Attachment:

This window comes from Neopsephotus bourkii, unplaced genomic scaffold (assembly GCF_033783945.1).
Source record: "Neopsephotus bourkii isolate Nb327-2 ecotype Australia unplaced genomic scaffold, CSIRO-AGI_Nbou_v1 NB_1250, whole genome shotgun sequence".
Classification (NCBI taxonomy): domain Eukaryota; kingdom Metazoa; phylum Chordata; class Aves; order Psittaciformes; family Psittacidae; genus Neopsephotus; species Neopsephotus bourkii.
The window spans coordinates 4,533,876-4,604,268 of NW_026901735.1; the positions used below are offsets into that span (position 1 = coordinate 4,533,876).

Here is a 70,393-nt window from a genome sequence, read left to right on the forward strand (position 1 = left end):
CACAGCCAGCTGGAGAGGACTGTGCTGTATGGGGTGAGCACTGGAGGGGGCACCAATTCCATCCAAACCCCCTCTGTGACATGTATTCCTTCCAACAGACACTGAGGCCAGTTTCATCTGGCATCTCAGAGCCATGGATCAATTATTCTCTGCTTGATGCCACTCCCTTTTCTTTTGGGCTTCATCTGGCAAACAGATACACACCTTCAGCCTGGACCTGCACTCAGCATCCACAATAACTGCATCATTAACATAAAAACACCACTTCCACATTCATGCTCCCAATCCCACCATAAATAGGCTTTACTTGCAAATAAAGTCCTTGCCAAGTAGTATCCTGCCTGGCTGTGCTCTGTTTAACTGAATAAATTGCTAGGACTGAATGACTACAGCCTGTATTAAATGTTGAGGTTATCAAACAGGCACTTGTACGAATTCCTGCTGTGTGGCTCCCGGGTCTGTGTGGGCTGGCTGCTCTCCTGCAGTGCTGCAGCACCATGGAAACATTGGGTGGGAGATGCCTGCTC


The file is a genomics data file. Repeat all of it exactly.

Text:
This window comes from Neopsephotus bourkii, unplaced genomic scaffold (assembly GCF_033783945.1).
Source record: "Neopsephotus bourkii isolate Nb327-2 ecotype Australia unplaced genomic scaffold, CSIRO-AGI_Nbou_v1 NB_1250, whole genome shotgun sequence".
Classification (NCBI taxonomy): domain Eukaryota; kingdom Metazoa; phylum Chordata; class Aves; order Psittaciformes; family Psittacidae; genus Neopsephotus; species Neopsephotus bourkii.
The window spans coordinates 4,533,876-4,604,268 of NW_026901735.1; the positions used below are offsets into that span (position 1 = coordinate 4,533,876).

Here is a 70,393-nt window from a genome sequence, read left to right on the forward strand (position 1 = left end):
CACAGCCAGCTGGAGAGGACTGTGCTGTATGGGGTGAGCACTGGAGGGGGCACCAATTCCATCCAAACCCCCTCTGTGACATGTATTCCTTCCAACAGACACTGAGGCCAGTTTCATCTGGCATCTCAGAGCCATGGATCAATTATTCTCTGCTTGATGCCACTCCCTTTTCTTTTGGGCTTCATCTGGCAAACAGATACACACCTTCAGCCTGGACCTGCACTCAGCATCCACAATAACTGCATCATTAACATAAAAACACCACTTCCACATTCATGCTCCCAATCCCACCATAAATAGGCTTTACTTGCAAATAAAGTCCTTGCCAAGTAGTATCCTGCCTGGCTGTGCTCTGTTTAACTGAATAAATTGCTAGGACTGAATGACTACAGCCTGTATTAAATGTTGAGGTTATCAAACAGGCACTTGTACGAATTCCTGCTGTGTGGCTCCCGGGTCTGTGTGGGCTGGCTGCTCTCCTGCAGTGCTGCAGCACCATGGAAACATTGGGTGGGAGATGCCTGCTC